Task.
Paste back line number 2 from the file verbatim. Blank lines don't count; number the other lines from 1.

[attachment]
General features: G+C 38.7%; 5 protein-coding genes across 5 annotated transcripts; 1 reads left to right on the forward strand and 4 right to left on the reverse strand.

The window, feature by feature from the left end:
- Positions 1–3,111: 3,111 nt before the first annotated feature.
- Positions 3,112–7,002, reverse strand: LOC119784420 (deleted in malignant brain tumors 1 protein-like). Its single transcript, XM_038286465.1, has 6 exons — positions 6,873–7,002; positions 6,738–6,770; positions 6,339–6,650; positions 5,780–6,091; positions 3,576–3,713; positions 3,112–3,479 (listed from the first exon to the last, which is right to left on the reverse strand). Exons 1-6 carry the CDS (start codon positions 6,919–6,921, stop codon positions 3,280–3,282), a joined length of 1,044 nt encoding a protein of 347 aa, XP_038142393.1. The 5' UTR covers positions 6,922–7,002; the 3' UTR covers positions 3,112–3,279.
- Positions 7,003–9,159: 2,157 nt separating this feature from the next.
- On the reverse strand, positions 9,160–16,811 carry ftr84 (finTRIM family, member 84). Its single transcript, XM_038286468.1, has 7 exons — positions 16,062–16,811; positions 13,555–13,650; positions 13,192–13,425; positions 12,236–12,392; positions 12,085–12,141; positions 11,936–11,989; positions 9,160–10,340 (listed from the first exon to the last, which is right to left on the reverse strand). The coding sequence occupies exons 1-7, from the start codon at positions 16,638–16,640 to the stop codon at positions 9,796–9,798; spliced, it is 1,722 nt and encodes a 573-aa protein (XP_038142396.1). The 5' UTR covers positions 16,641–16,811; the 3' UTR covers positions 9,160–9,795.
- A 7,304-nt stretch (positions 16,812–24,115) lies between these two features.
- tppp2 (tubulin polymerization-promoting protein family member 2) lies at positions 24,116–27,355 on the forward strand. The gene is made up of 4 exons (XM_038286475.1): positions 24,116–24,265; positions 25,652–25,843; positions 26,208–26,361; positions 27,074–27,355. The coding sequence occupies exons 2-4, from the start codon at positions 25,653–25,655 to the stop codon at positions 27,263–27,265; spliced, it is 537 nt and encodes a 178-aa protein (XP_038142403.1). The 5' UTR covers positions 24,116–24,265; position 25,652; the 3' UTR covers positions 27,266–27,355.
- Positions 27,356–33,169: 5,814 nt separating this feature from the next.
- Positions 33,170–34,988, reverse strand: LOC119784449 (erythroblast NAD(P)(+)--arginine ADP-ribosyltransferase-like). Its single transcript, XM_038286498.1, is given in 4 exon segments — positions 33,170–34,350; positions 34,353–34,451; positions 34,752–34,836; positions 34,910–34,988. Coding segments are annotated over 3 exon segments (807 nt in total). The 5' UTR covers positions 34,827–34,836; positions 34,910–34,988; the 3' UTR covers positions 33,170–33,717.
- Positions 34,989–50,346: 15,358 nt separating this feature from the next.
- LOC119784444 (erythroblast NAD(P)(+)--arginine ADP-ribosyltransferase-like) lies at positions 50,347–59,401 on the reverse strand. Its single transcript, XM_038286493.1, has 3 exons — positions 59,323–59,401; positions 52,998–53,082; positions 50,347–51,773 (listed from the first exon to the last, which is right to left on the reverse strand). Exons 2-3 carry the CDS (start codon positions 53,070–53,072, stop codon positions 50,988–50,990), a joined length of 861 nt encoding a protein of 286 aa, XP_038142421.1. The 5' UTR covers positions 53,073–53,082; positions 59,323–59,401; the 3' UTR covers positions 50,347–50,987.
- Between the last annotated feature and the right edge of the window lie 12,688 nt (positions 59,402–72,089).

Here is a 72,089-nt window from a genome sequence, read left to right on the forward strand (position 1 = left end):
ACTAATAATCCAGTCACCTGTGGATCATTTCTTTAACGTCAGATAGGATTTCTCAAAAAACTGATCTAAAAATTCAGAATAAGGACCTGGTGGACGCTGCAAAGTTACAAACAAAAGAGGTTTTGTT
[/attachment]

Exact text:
The window, feature by feature from the left end: